Why is there a doggie in the store? Reno is a guide dog puppy in training. Socialization is a major part of that training. He needs to learn how to behave in all sorts of public settings so he will be a good working guide dog for a blind person. He has been to stores, church, the library, the credit union, the doctor's office, Weight Watcher meetings, the movies, restaurants, and more.
Why is he wearing a muzzle? The "muzzle" is actually called a Gentle Leader, and it is a head collar that functions much like a horse's bridle. It virtually eliminates leash-pulling by the dog. It does not prevent a dog from opening its mouth.
How long do you get to keep him? Reno came to me at 9 weeks old, and will stay with me until he is somewhere between 14-18 months old. At that time, he will return to the Guide Dogs for the Blind campus for formal training.
What kind of dogs are used as guide dogs? Guide Dogs for the Blind use dogs from their own breeding stock. Most are Labrador retrievers, the rest are golden retrievers or a mix of the two.
What's his name? Did you get to name him? Reno came already named, and the puppies from the same litter all have names that start with the same letter. So his littermates' names all start with "R", too.
So, what exactly do you do as a puppy raiser? Do you need formal training? As a puppy-raiser, I try to ensure that Reno is well-socialized, well-behaved, and knows basic commands. I'm given a manual for puppy raisers, and we attend monthly training meetings. We do not, however, train the dogs in how to actually guide a blind person. He will receive that training when he returns to the Guide Dog for the Blind campus.
Does he get to have fun? He loves to be out and about, but when he is home and his vest is off, he plays with approved toys and hangs out with the family.
How can you give him up? I could never do that. Intellectually, I know he isn't mine. I also know he is going to be able to make a huge difference in the life of a blind person. Knowing that will be a consolation, but, of course, I will miss him. Some raisers try to keep their minds off their loss by immediately starting to raise another puppy. Raisers are invited to graduation ceremonies when the dog has been trained and matched to an individual.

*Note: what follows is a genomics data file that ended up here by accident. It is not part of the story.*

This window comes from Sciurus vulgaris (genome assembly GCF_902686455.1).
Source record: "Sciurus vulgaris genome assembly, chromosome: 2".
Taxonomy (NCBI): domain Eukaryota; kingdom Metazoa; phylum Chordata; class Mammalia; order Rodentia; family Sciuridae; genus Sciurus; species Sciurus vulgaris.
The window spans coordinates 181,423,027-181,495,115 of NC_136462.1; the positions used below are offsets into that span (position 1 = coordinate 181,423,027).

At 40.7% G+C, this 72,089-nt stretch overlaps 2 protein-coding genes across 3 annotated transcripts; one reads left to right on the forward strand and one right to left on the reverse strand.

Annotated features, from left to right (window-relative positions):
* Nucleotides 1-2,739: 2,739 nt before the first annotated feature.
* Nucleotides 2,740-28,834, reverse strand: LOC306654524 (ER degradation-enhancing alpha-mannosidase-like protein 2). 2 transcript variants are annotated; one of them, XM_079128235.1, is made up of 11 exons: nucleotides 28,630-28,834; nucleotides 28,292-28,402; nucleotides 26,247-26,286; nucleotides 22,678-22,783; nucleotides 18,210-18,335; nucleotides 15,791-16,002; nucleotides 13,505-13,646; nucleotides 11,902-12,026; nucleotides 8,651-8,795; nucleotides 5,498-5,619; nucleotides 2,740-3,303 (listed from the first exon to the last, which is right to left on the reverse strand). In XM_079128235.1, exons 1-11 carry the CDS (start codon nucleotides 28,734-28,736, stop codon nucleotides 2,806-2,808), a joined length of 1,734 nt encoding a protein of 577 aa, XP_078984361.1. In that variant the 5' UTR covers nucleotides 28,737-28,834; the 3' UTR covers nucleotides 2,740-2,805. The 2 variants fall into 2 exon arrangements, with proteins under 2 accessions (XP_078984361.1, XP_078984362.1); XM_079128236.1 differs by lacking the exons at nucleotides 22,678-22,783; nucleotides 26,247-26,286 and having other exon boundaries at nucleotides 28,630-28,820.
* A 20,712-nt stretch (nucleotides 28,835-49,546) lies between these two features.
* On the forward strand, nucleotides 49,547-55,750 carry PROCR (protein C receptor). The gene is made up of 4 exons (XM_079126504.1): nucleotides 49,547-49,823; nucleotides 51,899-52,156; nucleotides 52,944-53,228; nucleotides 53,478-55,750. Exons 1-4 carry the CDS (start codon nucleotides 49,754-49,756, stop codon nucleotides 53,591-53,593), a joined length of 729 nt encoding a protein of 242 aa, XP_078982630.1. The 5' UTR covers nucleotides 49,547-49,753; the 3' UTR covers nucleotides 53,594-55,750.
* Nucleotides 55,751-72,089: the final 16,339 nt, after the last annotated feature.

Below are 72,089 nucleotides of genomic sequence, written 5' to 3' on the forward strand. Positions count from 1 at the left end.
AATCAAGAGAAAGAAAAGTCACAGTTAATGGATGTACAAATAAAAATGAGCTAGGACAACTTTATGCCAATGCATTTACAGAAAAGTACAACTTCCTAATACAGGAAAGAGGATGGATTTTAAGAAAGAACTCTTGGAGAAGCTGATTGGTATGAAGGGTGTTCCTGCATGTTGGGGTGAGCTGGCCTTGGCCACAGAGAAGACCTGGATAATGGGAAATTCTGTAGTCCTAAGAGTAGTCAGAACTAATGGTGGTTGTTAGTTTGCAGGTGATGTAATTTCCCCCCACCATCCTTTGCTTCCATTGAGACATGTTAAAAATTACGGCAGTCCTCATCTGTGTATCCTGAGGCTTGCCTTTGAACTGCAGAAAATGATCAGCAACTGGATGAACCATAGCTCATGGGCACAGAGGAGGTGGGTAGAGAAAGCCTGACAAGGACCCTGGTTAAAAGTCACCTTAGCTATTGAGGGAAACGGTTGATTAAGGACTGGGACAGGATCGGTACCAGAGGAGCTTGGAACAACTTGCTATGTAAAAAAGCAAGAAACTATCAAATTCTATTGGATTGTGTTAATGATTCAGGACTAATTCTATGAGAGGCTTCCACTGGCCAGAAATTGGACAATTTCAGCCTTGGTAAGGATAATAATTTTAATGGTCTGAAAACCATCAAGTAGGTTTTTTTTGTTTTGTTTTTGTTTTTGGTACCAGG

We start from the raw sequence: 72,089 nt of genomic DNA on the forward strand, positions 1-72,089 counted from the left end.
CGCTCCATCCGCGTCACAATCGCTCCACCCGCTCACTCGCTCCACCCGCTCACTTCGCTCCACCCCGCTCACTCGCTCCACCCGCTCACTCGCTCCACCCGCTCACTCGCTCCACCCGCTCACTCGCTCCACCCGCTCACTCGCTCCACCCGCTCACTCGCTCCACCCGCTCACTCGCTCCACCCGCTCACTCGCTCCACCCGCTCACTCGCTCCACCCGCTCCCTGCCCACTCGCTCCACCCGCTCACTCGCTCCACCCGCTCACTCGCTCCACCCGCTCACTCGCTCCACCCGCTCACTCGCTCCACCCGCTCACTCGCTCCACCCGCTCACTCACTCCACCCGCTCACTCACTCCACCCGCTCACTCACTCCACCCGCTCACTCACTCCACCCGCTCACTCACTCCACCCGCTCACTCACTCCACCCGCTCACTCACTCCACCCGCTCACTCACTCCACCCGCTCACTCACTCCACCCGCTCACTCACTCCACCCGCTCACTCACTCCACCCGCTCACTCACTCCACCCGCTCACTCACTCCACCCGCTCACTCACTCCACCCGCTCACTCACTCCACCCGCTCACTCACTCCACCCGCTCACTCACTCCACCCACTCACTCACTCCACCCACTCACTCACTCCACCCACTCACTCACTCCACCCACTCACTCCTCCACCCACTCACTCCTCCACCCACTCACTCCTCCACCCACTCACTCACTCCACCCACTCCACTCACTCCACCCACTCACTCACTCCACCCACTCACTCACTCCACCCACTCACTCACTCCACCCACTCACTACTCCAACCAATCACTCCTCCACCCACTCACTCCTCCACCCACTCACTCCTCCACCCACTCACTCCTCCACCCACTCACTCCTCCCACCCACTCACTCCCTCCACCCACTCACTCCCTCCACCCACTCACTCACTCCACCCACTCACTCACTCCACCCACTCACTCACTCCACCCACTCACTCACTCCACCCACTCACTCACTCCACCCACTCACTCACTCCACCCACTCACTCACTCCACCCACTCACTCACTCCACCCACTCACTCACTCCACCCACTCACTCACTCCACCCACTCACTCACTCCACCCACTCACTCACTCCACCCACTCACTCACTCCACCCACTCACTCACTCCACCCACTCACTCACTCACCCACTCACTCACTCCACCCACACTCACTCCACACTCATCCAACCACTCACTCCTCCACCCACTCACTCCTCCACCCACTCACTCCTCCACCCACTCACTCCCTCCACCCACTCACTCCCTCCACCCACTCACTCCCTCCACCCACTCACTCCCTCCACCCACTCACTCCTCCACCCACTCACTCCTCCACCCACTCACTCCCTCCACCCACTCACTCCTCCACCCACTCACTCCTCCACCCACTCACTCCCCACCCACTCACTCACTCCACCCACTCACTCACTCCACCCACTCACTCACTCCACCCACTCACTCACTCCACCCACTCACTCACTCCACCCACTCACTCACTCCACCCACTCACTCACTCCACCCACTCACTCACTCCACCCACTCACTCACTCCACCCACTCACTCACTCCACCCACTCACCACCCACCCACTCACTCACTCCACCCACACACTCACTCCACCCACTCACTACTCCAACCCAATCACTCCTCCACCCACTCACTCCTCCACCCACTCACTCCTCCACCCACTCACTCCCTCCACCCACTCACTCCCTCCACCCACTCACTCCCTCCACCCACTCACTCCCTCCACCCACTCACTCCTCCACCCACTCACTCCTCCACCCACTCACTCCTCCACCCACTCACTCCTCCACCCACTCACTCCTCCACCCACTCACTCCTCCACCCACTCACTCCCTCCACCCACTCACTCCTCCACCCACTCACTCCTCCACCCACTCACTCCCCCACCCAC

I know I'm not supposed to pet him while he's working./ Can I pet him? Thanks for asking first. If you see a working guide dog, it is true you should not distract him. It is OK to ask to pet a puppy-in-training, as it helps them get used to all sorts of different people. I will almost always say "yes", but will tell Reno "sit" or "down" first. Don't be offended if I say "no", though. It might be that I'm pressed for time, or that Reno's had a really busy day and needs to go home and relax.
I know I've forgotten other questions, but that takes care of the most common ones.
Thankful thought: Thanks to Guide Dogs for the Blind, and numerous other non-profit organizations who provide services to those in need.
Just where did I find that cute little video? On the 1940 census blog, of course. That blog is a wealth of information and statistics about the 1940 census. For instance, did you know that the state of Delaware is completely indexed? If you had relatives living in Delaware in 1940, you can now easily find them!
The 1940 census blog is much more than just information about how the indexing project is progressing, though. Do you want to learn about the culture of the 1940's? Look at the blog. Curious about the news and events that happened in 1940? Look at the blog. (I learned that the Tacoma Narrows Bridge, Galloping Gertie, collapsed in Nov. 1940. If you somehow missed that video in science class, be sure to do a youtube search for it.) Are you a Chuck Norris fan? Believe it or not, the 1940 census blog has a post about him, too. Do you enjoy contests? If you would like a chance to win an iPad, check out the blog and start indexing!
Have I persuaded you yet? Go check out the 1940 census blog, subscribe to its feed, make comments, and feel free to share it with others. I'd love to know what you think, too.
[The legal fine print: As part of the1940census.com ambassador program this blog post enters me into a drawing for an iPad.]
Thankful thought: Thanks for the thousands of individuals who are helping with indexing!
You may (or may not) have noticed that the Monday Menu Recap posts have faded away. I originally started them to help me realize just exactly what we eat, and to help me plan for food storage needs. Well, Weight Watchers tracking meets the first purpose (and I'm over 7 pounds down, at least prior to the overindulgent weekend!), while the discovery of the Chef Tess website (link under "Blogs I Follow" on right side bar) has given me new ideas for food storage. Also, I've been told that the menu recaps were boring. Well, not in those exact words, but apparently the key to food posts is photos, and I don't really want to hold up dinner for a photo shoot every night.